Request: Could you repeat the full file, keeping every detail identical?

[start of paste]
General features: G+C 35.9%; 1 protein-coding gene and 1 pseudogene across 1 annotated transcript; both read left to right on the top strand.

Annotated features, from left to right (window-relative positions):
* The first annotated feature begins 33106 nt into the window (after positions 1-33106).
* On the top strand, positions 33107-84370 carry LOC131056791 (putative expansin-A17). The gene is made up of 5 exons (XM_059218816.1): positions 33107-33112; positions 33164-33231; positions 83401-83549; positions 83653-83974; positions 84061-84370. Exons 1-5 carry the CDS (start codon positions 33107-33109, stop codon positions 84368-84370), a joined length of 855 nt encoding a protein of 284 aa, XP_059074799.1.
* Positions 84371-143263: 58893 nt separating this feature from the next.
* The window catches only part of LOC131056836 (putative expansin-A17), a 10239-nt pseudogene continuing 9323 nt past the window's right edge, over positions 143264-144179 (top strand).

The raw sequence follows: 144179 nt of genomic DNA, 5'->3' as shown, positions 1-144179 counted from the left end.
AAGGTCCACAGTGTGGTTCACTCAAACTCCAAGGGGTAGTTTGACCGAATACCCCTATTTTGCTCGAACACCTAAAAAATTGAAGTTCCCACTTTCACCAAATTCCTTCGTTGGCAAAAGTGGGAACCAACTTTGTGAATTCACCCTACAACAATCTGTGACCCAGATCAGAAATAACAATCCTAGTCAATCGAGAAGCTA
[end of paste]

General features: G+C 35.9%; 1 protein-coding gene and 1 pseudogene across 1 annotated transcript; both read left to right on the top strand.

Annotated features, from left to right (window-relative positions):
* The first annotated feature begins 33106 nt into the window (after positions 1-33106).
* On the top strand, positions 33107-84370 carry LOC131056791 (putative expansin-A17). The gene is made up of 5 exons (XM_059218816.1): positions 33107-33112; positions 33164-33231; positions 83401-83549; positions 83653-83974; positions 84061-84370. Exons 1-5 carry the CDS (start codon positions 33107-33109, stop codon positions 84368-84370), a joined length of 855 nt encoding a protein of 284 aa, XP_059074799.1.
* Positions 84371-143263: 58893 nt separating this feature from the next.
* The window catches only part of LOC131056836 (putative expansin-A17), a 10239-nt pseudogene continuing 9323 nt past the window's right edge, over positions 143264-144179 (top strand).

The raw sequence follows: 144179 nt of genomic DNA, 5'->3' as shown, positions 1-144179 counted from the left end.
AAGGTCCACAGTGTGGTTCACTCAAACTCCAAGGGGTAGTTTGACCGAATACCCCTATTTTGCTCGAACACCTAAAAAATTGAAGTTCCCACTTTCACCAAATTCCTTCGTTGGCAAAAGTGGGAACCAACTTTGTGAATTCACCCTACAACAATCTGTGACCCAGATCAGAAATAACAATCCTAGTCAATCGAGAAGCTA